A true degenerate, Mickey Sabbath may seem to lack any sense of moral conscience. Although anyone meeting such a character would deny it, Sabbath actually spent an idyllic childhood on the Jersey shore; a childhood that was shattered by a traumatic dual loss. In an effort to deal with his loss and the resultant pain, to stamp out the brutality of life, and, to affirm his own sense of aliveness, Sabbath turns to carnal pleasures with a vengeance, indulging each and every sexual impulse.
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2 of 2 people found the following review helpful By F.R. Jameson on 19 July 2012
Format: Paperback
Perhaps it's not the right thing to do, but it's unavoidable that I'll end up comparing the book I'm reading to the one I've just read. And just having had Jonathan Franzen being endlessly worthy with `Freedom', it was a great relief to leap in and find the remaining great old man of American letters, Phillip Roth, be truly scurrilous and bawdy with `Sabbath's Theater'. This - for all its brilliance - is not a book to be taught in schools, or to be spoken about in hushed tones at posh dinner parties as the kind of thing `people' should read. No, for all the excellence of its prose and savagery of language (no one writes like Roth when he's on form), this is a book which wants to get down and dirty, and revel in it.

Mickey Sabbath is a randy old goat, a sex obsessed one-time puppeteer whose hands have been crippled by arthritis. Before the book even begins he's already been involved in a couple of sex scandals (the most recent with one of his pupils who was barely more than a teenager) and now the death of his married mistress has sent him into a tale-spin. Sabbath is off to attack the world, and with his articulate rage and refusal to compromise, no prisoners will be taken.

What really stands out is how ridiculously and rudely funny this book is. Roth is able to derive humour from the most appalling and unappetising situations (for example, who would imagine you could get laughs from descriptions of a sixty-four year old pervert tearing apart the bedroom of the nineteen year old daughter of one of his good friends, just so he can find something to arouse himself with). The character of Sabbath is an emotional whirlwind, someone it would be truly damaging to know, but great to meet on the safe distance of the printed page. The book perhaps lacks some of the focus of the absolute best of Roth, but this is still a rip-roaring ride - although not one I'd recommend as a present to a maiden aunt.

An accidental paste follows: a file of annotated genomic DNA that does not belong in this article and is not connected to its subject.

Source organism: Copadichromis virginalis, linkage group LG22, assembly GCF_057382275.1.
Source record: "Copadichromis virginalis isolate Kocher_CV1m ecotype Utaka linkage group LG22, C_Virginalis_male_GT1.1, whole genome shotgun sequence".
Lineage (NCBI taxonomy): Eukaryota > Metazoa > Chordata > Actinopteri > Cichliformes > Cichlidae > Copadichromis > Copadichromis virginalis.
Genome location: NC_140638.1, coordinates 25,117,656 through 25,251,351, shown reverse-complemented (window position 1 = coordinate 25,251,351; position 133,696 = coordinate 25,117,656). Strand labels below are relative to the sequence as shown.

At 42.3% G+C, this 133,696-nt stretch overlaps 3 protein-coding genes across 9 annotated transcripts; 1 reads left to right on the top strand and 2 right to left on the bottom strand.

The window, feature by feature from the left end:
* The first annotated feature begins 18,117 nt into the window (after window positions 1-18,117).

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1 of 1 people found the following review helpful By Keith M TOP 500 REVIEWER on 13 April 2012
Format: Paperback
In his 1995 novel Sabbath's Theater, Philip Roth once again demonstrates that he has few (if any) equals among modern novelists when it comes to the ability to morph profanity into profundity, and, in this work, he does it in such an apparently effortless manner which leaves this reader mightily impressed. In my recollection, not since the days of Henry Miller 60 years ago has a writer produced such an exhilarating and unexpurgated tale of debauchery as does Roth in this magnificent and explosive work. In Roth, we are, of course, talking about the author who achieved global literary notoriety with his similarly extravagant and sexually explicit 1969 novel Portnoy's Complaint - a compelling novel in its own right, but one which, for me, Roth has probably surpassed with Sabbath's Theater.

The novel is narrated in flashback by 64-year old ex-puppeteer and (still) sex-obsessed Mickey Sabbath, and takes us (in loving detail) through the fractious and turbulent journey of Sabbath's various lives and loves. Roth is typically uncompromising in creating what is essentially a loathsome hero, one who has embarked on a succession of adulterous relationships, whilst spurning two marriages and apparently betraying just about every friendship that ever came the way of anti-hero Sabbath. But, gradually as the tale unfolds, it becomes apparent that there are facets to this abomination that are not wholly repugnant, none more than Sabbath's underlying maternal love and his hero-worship for his soldier brother Morty, sadly lost fighting the Japanese in 1944 whilst Mickey was still only a teenager.

The concluding sections of the novel, where Mickey negotiates potential sites for his own burial plot and where he happens upon a lost centenarian cousin, thereby finding another route for communicating with the memories of his long-lost brother, are particularly affecting and poignant.